How does that happen? We reached out to CTI sponsor Serino Coyne for some insights. Here are five ad campaign must-haves from Jay Cooper, the creative director of the Design Lab at Serino Coyne, the live entertainment advertising agency that’s been behind some of Broadway’s most iconic campaigns for over 40 years.
1. Define your audience first Who is your show for? Do you hope to appeal to a traditional (older, female) Broadway crowd? Or a younger, hipper audience? Once you’ve answered that question, you’ll be able to guide yourself to the right artwork. If you don’t, you won’t have a meaningful and targeted media buy, and may not be able to reach the people you want in seats (and they may not know how to find you).
2. Know your emotion Is your show a big and brassy musical? Or is it a small and intimate play? Your artwork has to convey the emotional promise either way. The worst thing is to have someone leave your show and tell their friends, “I thought it was going to be an uplifting night at the theater” — and the play was Macbeth.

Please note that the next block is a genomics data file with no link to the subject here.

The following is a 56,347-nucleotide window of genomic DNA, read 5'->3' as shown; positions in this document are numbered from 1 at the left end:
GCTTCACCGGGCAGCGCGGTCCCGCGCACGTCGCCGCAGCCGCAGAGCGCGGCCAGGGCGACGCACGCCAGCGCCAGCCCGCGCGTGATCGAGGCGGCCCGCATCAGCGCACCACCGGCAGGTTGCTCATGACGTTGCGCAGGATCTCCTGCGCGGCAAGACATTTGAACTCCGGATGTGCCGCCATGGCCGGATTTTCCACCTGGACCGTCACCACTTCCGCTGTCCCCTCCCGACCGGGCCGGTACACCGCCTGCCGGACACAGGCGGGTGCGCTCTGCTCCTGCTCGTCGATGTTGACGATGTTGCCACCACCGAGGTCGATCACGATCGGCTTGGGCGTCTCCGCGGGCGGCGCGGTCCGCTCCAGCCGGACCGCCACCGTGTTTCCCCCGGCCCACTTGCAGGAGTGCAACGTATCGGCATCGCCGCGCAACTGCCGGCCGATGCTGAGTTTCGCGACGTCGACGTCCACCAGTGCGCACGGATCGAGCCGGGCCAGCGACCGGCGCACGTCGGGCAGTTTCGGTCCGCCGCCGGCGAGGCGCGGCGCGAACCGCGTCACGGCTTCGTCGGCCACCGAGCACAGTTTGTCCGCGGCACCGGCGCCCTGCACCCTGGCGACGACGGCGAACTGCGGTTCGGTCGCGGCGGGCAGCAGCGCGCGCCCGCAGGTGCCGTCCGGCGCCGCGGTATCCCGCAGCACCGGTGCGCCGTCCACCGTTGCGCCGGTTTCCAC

3. Target the message Your play may have every emotion in the world: humor, sadness, joy, pain. Your poster shouldn’t. The artwork can’t tell that long of a story. Determine what message is the most important part of the show and let that guide your campaign. If you throw the kitchen sink at it, the result will be a swampy mess that will do one thing: confuse people.
4. Keep it moving Our world moves faster than ever, and your art should too. Even a static mark — like a logo — needs to have a compelling visual animated solve to it. That means video, animated gifs and anything else that’s easily shareable on social media. Theater is a marketplace that’s very digitally savvy, and getting more so every day. Young people especially won’t be aware of your brand if your art just stands still.
5. Art above all Your script and your cast inform what style of art your campaign should take. Does it call for a charming illustration or a bold graphic treatment? Or is better suited to an eye-popping photograph? There’s a big difference between a campaign for a big new musical with no stars (a fun illustration can make or break it) and a celebrity-led, limited-run play (a photograph of the celebrities will almost always help sell tickets). Even the most classic Greek tragedy needs a modern advertising campaign if it hopes to succeed.